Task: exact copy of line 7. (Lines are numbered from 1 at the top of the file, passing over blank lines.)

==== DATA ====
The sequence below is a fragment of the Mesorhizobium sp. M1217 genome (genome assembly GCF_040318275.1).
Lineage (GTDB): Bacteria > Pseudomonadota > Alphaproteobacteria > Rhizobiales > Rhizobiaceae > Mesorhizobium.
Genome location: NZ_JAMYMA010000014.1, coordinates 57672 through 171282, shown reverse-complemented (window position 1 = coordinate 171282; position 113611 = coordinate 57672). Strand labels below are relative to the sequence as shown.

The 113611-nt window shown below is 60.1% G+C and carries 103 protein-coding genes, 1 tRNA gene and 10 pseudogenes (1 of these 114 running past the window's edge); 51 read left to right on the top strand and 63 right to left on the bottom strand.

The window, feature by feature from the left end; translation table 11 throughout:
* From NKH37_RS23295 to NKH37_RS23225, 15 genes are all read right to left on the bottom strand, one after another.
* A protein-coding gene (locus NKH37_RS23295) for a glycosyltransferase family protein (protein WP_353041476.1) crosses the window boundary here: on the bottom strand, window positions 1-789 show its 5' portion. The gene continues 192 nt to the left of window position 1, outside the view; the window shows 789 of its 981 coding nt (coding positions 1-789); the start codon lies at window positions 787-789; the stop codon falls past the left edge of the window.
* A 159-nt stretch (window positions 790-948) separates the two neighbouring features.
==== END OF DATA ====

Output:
* A protein-coding gene (locus NKH37_RS23295) for a glycosyltransferase family protein (protein WP_353041476.1) crosses the window boundary here: on the bottom strand, window positions 1-789 show its 5' portion. The gene continues 192 nt to the left of window position 1, outside the view; the window shows 789 of its 981 coding nt (coding positions 1-789); the start codon lies at window positions 787-789; the stop codon falls past the left edge of the window.